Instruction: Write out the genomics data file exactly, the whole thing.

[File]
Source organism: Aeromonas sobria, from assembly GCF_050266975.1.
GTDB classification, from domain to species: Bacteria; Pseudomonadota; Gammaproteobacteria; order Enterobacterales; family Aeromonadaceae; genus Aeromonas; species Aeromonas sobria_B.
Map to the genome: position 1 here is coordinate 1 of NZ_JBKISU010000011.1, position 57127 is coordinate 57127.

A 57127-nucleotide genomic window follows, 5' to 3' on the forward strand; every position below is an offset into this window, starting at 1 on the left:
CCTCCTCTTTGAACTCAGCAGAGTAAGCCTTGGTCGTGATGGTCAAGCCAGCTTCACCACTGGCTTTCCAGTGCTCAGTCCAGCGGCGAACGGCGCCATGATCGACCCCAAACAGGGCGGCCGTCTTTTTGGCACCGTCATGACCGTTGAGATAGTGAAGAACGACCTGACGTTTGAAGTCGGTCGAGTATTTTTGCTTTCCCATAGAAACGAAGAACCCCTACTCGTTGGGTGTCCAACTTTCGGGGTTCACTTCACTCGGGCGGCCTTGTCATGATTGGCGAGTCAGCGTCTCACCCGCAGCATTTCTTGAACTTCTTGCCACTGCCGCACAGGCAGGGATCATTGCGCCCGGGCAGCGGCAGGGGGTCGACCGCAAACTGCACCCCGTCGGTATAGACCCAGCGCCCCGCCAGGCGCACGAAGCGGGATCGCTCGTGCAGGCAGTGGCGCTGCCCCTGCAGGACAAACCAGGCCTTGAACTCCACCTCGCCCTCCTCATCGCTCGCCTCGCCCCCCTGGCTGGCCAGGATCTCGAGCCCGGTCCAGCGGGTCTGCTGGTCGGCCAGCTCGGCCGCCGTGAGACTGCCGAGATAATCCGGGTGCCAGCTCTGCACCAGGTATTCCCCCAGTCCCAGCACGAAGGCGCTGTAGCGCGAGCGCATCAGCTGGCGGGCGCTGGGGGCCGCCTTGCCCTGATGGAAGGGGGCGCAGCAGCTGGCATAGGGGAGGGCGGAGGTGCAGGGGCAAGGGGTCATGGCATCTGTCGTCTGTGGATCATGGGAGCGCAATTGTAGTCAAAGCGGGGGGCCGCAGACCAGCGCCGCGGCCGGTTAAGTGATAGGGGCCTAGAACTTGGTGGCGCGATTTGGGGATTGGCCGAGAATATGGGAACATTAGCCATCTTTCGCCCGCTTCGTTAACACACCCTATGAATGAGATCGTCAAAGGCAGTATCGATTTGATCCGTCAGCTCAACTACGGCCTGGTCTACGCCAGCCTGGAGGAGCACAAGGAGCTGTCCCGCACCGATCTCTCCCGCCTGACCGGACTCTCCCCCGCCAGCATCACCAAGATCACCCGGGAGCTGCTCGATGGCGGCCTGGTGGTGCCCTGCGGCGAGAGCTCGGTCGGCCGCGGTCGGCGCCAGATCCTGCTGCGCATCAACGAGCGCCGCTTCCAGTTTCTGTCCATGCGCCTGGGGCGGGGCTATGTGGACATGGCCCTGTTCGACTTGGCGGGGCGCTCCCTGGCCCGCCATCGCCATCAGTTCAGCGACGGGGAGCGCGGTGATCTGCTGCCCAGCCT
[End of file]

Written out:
Source organism: Aeromonas sobria, from assembly GCF_050266975.1.
GTDB classification, from domain to species: Bacteria; Pseudomonadota; Gammaproteobacteria; order Enterobacterales; family Aeromonadaceae; genus Aeromonas; species Aeromonas sobria_B.
Map to the genome: position 1 here is coordinate 1 of NZ_JBKISU010000011.1, position 57127 is coordinate 57127.

A 57127-nucleotide genomic window follows, 5' to 3' on the forward strand; every position below is an offset into this window, starting at 1 on the left:
CCTCCTCTTTGAACTCAGCAGAGTAAGCCTTGGTCGTGATGGTCAAGCCAGCTTCACCACTGGCTTTCCAGTGCTCAGTCCAGCGGCGAACGGCGCCATGATCGACCCCAAACAGGGCGGCCGTCTTTTTGGCACCGTCATGACCGTTGAGATAGTGAAGAACGACCTGACGTTTGAAGTCGGTCGAGTATTTTTGCTTTCCCATAGAAACGAAGAACCCCTACTCGTTGGGTGTCCAACTTTCGGGGTTCACTTCACTCGGGCGGCCTTGTCATGATTGGCGAGTCAGCGTCTCACCCGCAGCATTTCTTGAACTTCTTGCCACTGCCGCACAGGCAGGGATCATTGCGCCCGGGCAGCGGCAGGGGGTCGACCGCAAACTGCACCCCGTCGGTATAGACCCAGCGCCCCGCCAGGCGCACGAAGCGGGATCGCTCGTGCAGGCAGTGGCGCTGCCCCTGCAGGACAAACCAGGCCTTGAACTCCACCTCGCCCTCCTCATCGCTCGCCTCGCCCCCCTGGCTGGCCAGGATCTCGAGCCCGGTCCAGCGGGTCTGCTGGTCGGCCAGCTCGGCCGCCGTGAGACTGCCGAGATAATCCGGGTGCCAGCTCTGCACCAGGTATTCCCCCAGTCCCAGCACGAAGGCGCTGTAGCGCGAGCGCATCAGCTGGCGGGCGCTGGGGGCCGCCTTGCCCTGATGGAAGGGGGCGCAGCAGCTGGCATAGGGGAGGGCGGAGGTGCAGGGGCAAGGGGTCATGGCATCTGTCGTCTGTGGATCATGGGAGCGCAATTGTAGTCAAAGCGGGGGGCCGCAGACCAGCGCCGCGGCCGGTTAAGTGATAGGGGCCTAGAACTTGGTGGCGCGATTTGGGGATTGGCCGAGAATATGGGAACATTAGCCATCTTTCGCCCGCTTCGTTAACACACCCTATGAATGAGATCGTCAAAGGCAGTATCGATTTGATCCGTCAGCTCAACTACGGCCTGGTCTACGCCAGCCTGGAGGAGCACAAGGAGCTGTCCCGCACCGATCTCTCCCGCCTGACCGGACTCTCCCCCGCCAGCATCACCAAGATCACCCGGGAGCTGCTCGATGGCGGCCTGGTGGTGCCCTGCGGCGAGAGCTCGGTCGGCCGCGGTCGGCGCCAGATCCTGCTGCGCATCAACGAGCGCCGCTTCCAGTTTCTGTCCATGCGCCTGGGGCGGGGCTATGTGGACATGGCCCTGTTCGACTTGGCGGGGCGCTCCCTGGCCCGCCATCGCCATCAGTTCAGCGACGGGGAGCGCGGTGATCTGCTGCCCAGCCT